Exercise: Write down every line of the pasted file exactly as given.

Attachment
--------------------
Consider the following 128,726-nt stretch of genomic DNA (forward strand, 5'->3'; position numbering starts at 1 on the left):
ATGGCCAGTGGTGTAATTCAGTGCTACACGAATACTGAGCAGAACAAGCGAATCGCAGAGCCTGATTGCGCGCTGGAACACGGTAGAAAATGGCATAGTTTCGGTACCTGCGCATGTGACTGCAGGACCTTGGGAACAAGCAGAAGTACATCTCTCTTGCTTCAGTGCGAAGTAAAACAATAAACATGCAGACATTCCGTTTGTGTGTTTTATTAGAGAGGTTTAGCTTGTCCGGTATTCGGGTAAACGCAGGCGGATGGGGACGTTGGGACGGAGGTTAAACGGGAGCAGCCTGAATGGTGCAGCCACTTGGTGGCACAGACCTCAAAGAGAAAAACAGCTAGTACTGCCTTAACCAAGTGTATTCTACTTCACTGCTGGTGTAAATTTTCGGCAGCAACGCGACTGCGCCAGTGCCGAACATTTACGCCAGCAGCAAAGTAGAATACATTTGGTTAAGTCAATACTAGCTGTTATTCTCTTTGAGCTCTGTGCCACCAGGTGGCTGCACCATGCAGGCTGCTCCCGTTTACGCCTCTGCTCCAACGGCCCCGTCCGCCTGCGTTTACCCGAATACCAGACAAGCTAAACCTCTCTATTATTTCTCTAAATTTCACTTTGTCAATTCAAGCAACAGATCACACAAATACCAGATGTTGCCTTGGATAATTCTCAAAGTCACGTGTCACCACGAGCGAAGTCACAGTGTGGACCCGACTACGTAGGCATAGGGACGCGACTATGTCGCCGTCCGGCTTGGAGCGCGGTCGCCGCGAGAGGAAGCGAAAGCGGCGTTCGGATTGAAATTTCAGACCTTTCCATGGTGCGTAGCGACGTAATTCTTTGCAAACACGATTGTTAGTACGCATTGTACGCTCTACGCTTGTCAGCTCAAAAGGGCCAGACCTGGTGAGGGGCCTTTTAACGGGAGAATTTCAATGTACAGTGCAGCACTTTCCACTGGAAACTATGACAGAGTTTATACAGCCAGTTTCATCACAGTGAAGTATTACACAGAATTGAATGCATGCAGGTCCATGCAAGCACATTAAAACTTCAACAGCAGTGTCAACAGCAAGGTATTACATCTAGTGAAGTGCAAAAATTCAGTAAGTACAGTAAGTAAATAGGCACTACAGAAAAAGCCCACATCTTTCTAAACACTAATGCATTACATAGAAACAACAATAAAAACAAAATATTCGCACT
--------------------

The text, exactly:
Consider the following 128,726-nt stretch of genomic DNA (forward strand, 5'->3'; position numbering starts at 1 on the left):
ATGGCCAGTGGTGTAATTCAGTGCTACACGAATACTGAGCAGAACAAGCGAATCGCAGAGCCTGATTGCGCGCTGGAACACGGTAGAAAATGGCATAGTTTCGGTACCTGCGCATGTGACTGCAGGACCTTGGGAACAAGCAGAAGTACATCTCTCTTGCTTCAGTGCGAAGTAAAACAATAAACATGCAGACATTCCGTTTGTGTGTTTTATTAGAGAGGTTTAGCTTGTCCGGTATTCGGGTAAACGCAGGCGGATGGGGACGTTGGGACGGAGGTTAAACGGGAGCAGCCTGAATGGTGCAGCCACTTGGTGGCACAGACCTCAAAGAGAAAAACAGCTAGTACTGCCTTAACCAAGTGTATTCTACTTCACTGCTGGTGTAAATTTTCGGCAGCAACGCGACTGCGCCAGTGCCGAACATTTACGCCAGCAGCAAAGTAGAATACATTTGGTTAAGTCAATACTAGCTGTTATTCTCTTTGAGCTCTGTGCCACCAGGTGGCTGCACCATGCAGGCTGCTCCCGTTTACGCCTCTGCTCCAACGGCCCCGTCCGCCTGCGTTTACCCGAATACCAGACAAGCTAAACCTCTCTATTATTTCTCTAAATTTCACTTTGTCAATTCAAGCAACAGATCACACAAATACCAGATGTTGCCTTGGATAATTCTCAAAGTCACGTGTCACCACGAGCGAAGTCACAGTGTGGACCCGACTACGTAGGCATAGGGACGCGACTATGTCGCCGTCCGGCTTGGAGCGCGGTCGCCGCGAGAGGAAGCGAAAGCGGCGTTCGGATTGAAATTTCAGACCTTTCCATGGTGCGTAGCGACGTAATTCTTTGCAAACACGATTGTTAGTACGCATTGTACGCTCTACGCTTGTCAGCTCAAAAGGGCCAGACCTGGTGAGGGGCCTTTTAACGGGAGAATTTCAATGTACAGTGCAGCACTTTCCACTGGAAACTATGACAGAGTTTATACAGCCAGTTTCATCACAGTGAAGTATTACACAGAATTGAATGCATGCAGGTCCATGCAAGCACATTAAAACTTCAACAGCAGTGTCAACAGCAAGGTATTACATCTAGTGAAGTGCAAAAATTCAGTAAGTACAGTAAGTAAATAGGCACTACAGAAAAAGCCCACATCTTTCTAAACACTAATGCATTACATAGAAACAACAATAAAAACAAAATATTCGCACT